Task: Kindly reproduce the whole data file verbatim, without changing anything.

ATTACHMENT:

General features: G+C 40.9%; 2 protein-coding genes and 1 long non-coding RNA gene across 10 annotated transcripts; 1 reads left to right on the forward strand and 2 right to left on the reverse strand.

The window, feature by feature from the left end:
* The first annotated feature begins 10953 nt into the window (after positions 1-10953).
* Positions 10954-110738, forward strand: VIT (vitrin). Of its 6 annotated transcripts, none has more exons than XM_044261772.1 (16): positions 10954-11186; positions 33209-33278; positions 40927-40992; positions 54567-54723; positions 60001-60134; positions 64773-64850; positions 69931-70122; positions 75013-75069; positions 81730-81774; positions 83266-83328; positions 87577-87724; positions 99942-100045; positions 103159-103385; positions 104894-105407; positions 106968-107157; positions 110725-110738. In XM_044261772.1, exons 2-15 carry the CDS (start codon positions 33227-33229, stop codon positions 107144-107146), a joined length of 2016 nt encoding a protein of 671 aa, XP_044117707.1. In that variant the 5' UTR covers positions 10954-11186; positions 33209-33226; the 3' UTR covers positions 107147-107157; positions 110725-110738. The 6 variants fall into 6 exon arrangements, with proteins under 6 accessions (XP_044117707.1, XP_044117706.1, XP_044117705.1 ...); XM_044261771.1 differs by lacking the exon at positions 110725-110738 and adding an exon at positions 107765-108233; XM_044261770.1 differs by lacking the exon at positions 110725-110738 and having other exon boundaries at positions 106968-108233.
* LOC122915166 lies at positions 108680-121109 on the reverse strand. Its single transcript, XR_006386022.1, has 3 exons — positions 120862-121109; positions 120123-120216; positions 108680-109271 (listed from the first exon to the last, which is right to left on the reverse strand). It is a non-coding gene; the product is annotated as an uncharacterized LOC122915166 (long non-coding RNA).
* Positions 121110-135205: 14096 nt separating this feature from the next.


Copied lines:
General features: G+C 40.9%; 2 protein-coding genes and 1 long non-coding RNA gene across 10 annotated transcripts; 1 reads left to right on the forward strand and 2 right to left on the reverse strand.

The window, feature by feature from the left end:
* The first annotated feature begins 10953 nt into the window (after positions 1-10953).
* Positions 10954-110738, forward strand: VIT (vitrin). Of its 6 annotated transcripts, none has more exons than XM_044261772.1 (16): positions 10954-11186; positions 33209-33278; positions 40927-40992; positions 54567-54723; positions 60001-60134; positions 64773-64850; positions 69931-70122; positions 75013-75069; positions 81730-81774; positions 83266-83328; positions 87577-87724; positions 99942-100045; positions 103159-103385; positions 104894-105407; positions 106968-107157; positions 110725-110738. In XM_044261772.1, exons 2-15 carry the CDS (start codon positions 33227-33229, stop codon positions 107144-107146), a joined length of 2016 nt encoding a protein of 671 aa, XP_044117707.1. In that variant the 5' UTR covers positions 10954-11186; positions 33209-33226; the 3' UTR covers positions 107147-107157; positions 110725-110738. The 6 variants fall into 6 exon arrangements, with proteins under 6 accessions (XP_044117707.1, XP_044117706.1, XP_044117705.1 ...); XM_044261771.1 differs by lacking the exon at positions 110725-110738 and adding an exon at positions 107765-108233; XM_044261770.1 differs by lacking the exon at positions 110725-110738 and having other exon boundaries at positions 106968-108233.
* LOC122915166 lies at positions 108680-121109 on the reverse strand. Its single transcript, XR_006386022.1, has 3 exons — positions 120862-121109; positions 120123-120216; positions 108680-109271 (listed from the first exon to the last, which is right to left on the reverse strand). It is a non-coding gene; the product is annotated as an uncharacterized LOC122915166 (long non-coding RNA).
* Positions 121110-135205: 14096 nt separating this feature from the next.